— Alan Benjamin
A new situation is developing in the U.S. labor movement in the aftermath of the U.S.-funded Israeli bombing and ground onslaught against Gaza and its people — an onslaught which to date has killed more than 2,000 Palestinians (largely women and children), left more than 9,500 severely injured, rendered up to 400,000 people homeless, and decimated Gaza’s agriculture and industry.
With each passing day the protest actions against Israel’s bombings and blockade of Gaza have increased in size, as growing numbers of working people and youth, witnessing the scope of the horrors in Gaza, are becoming more critical of the U.S. government’s backing of Israel. This is new. Popular support for the Israeli State has been largely uncontested till now.
Speaking at a mass rally of more than 50,000 people in Washington, D.C., on August 2, Carol Gay, president of the New Jersey State Industrial Union Council and National Steering Committee member of the Labor Fightback Network, expressed the growing sentiment developing across the country, stating:
“As workers, we are here in solidarity with ALL Palestinians — in Gaza, in the West Bank, and with Palestinian refugees scattered around the world. We are here to loudly denounce the U.S. government’s unquestioning support for Israel. This unthinking, blind support for Israel is immoral and illegal. . . .
“These INDISCRIMINATE attacks are not only collective punishment, but are clearly part of a plan for ethnic cleansing. . . . We are here to demand that Obama, John Kerry, and Congress force Israel to stop the bombing, end the blockade of Gaza, halt the settlement expansion, and end the occupation now!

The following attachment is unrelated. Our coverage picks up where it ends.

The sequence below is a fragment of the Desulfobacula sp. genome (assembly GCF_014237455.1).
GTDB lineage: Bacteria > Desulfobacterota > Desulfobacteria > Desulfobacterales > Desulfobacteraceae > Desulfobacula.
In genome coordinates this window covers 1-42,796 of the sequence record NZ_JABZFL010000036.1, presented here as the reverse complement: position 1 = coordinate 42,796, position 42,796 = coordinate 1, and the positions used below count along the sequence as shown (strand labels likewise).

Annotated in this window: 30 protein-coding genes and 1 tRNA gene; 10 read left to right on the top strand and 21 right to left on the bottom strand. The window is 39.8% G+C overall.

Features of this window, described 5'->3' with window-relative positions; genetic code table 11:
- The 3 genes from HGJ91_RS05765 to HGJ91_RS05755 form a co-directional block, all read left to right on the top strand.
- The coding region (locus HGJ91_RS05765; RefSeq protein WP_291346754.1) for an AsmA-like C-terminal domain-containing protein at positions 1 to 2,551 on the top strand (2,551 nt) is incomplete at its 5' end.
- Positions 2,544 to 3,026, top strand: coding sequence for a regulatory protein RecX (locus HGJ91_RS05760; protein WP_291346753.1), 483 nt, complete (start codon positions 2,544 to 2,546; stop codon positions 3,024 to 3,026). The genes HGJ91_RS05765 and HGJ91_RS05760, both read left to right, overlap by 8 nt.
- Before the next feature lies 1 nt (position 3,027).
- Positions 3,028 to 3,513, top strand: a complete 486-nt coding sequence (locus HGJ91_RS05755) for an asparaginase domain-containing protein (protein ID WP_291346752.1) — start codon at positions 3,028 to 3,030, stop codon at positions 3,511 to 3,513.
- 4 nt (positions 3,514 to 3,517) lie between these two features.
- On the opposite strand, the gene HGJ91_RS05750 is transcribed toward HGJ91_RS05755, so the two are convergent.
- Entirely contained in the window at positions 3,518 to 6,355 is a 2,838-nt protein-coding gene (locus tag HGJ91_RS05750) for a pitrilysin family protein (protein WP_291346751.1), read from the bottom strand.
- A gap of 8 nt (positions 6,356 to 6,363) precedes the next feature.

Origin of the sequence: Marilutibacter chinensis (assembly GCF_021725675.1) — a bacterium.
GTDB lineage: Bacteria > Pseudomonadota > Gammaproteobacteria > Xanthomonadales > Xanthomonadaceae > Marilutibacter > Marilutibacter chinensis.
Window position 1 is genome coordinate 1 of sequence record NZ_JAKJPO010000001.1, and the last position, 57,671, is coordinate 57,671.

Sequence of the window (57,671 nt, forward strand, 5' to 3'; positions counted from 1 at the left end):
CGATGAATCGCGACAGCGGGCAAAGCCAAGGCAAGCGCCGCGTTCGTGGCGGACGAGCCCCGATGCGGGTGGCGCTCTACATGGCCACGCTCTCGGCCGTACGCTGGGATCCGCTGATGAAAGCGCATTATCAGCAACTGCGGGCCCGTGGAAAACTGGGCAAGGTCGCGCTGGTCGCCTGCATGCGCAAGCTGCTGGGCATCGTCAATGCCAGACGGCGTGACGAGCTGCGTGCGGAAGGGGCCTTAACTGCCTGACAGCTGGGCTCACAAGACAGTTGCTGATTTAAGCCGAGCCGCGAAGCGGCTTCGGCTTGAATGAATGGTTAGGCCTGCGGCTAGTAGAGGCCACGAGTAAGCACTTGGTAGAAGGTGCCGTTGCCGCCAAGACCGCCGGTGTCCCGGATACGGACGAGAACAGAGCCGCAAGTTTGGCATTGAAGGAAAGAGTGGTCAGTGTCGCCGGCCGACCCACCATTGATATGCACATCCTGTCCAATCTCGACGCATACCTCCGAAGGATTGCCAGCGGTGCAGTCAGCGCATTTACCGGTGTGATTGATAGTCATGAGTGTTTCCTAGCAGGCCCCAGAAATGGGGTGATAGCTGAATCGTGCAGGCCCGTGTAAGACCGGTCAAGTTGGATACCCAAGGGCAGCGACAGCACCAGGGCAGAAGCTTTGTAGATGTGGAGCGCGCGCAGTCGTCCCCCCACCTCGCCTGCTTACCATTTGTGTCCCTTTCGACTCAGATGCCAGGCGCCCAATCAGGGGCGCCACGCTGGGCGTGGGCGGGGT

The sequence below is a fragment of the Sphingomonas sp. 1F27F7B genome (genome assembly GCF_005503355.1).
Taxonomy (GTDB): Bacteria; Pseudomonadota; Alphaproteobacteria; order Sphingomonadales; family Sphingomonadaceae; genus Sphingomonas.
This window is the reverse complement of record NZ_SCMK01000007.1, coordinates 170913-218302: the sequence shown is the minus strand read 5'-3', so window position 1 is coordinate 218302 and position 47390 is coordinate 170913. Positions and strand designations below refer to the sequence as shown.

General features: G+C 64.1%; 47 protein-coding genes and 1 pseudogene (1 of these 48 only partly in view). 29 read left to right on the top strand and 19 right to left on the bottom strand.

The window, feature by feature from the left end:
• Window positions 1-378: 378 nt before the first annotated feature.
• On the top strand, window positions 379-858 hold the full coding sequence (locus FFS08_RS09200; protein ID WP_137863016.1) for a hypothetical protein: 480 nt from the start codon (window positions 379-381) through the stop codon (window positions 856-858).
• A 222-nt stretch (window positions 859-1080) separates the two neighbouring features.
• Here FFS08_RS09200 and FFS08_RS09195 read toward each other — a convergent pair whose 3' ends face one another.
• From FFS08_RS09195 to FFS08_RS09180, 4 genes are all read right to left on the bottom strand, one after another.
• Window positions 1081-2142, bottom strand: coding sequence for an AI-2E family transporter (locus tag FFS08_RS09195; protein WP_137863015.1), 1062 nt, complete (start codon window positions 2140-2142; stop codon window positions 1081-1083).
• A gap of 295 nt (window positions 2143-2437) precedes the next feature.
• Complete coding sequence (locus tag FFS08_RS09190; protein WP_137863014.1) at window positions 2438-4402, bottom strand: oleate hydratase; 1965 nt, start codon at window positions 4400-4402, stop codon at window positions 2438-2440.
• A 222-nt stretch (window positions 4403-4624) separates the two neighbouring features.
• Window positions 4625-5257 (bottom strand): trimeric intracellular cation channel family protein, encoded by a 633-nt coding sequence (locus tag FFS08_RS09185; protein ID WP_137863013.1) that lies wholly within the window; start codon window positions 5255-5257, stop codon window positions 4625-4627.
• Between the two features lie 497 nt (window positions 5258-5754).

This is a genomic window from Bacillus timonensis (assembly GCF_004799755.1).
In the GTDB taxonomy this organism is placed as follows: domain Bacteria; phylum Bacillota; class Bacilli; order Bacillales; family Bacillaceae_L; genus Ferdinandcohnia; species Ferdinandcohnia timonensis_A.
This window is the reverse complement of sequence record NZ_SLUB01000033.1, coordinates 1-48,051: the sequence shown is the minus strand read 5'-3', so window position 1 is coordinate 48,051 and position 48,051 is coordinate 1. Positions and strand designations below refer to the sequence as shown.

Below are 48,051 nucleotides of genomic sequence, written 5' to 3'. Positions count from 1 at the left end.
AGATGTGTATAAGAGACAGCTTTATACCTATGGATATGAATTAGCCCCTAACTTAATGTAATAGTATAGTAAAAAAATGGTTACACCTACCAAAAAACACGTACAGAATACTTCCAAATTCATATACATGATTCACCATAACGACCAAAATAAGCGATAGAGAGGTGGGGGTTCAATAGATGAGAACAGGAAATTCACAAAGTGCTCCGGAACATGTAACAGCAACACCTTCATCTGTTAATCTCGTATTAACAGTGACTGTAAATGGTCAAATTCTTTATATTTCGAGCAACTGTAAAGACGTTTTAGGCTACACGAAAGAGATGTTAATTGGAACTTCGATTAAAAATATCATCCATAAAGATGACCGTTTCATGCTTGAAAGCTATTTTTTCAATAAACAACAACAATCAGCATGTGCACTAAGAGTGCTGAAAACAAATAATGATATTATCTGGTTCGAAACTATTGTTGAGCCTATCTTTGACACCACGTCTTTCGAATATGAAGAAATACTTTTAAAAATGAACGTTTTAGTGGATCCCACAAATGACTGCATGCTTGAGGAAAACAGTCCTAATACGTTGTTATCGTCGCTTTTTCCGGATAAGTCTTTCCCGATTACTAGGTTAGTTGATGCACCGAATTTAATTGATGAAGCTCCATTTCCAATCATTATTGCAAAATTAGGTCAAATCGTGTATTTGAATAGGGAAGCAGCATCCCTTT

“Does the U.S. have the power to do this? YES, by stopping all aid to Israel. Yes, by stopping the flow of billions of our tax dollars to fund the occupation. We say: Not another nickel, not another dime. We refuse to pay for Israel’s crimes.”
The Labor Fightback Network is a coalition of labor officials and activists who have come together to fight to preserve the independence of the trade union movement and to advance a fightback strategy by workers and their unions against the corporate assault on their jobs, rights, and gains.
– For its part, U.S. Labor Against the War, the national antiwar coalition of unions and labor activists, issued a statement on August 12 titled “Collective Punishment Is a War Crime, Not a Path to Peace.” Characterizing the “siege of Gaza and occupation of Palestine [as] illegal,” the USLAW statement called for lifting the blockade of Gaza, adding that “collective punishment of the civilian population of Gaza is illegal.”
USLAW also called for ending the bombings and attacks on Gaza, noting that:
“71% of almost 1,960 known Palestinian casualties were civilians. Residents of Gaza have no shelters. When they have sought refuge at designated UN shelters, they were no safer. Israel has bombed or shelled 230 schools (of which 25 were totally destroyed), 29 hospitals and health centers (5 hospitals had to close), Gaza’s only power plant (inoperable), water and sewage treatment infrastructure, and three UN civilian shelters, the locations of which had been provided to the Israeli government. Israel declared almost half of all of Gaza as a “buffer” (free fire) zone in which any Palestinian is assumed to be a belligerent.”
USLAW went on to underscore the responsibility of the U.S. government in the massacres being perpetrated in Gaza, stating that:
“The U.S. gives Israel $3.1 billion annually, much of which goes for bombs, missiles and weapons used in attacks like those taking place in Gaza now. The U.S. underwrites 25% of Israel’s military budget. . . . Our government is committed to provide another $3.1 billion every year until 2018. In FY2015, aid to Israel proposed by President Obama will constitute about 55% of all U.S. military aid worldwide.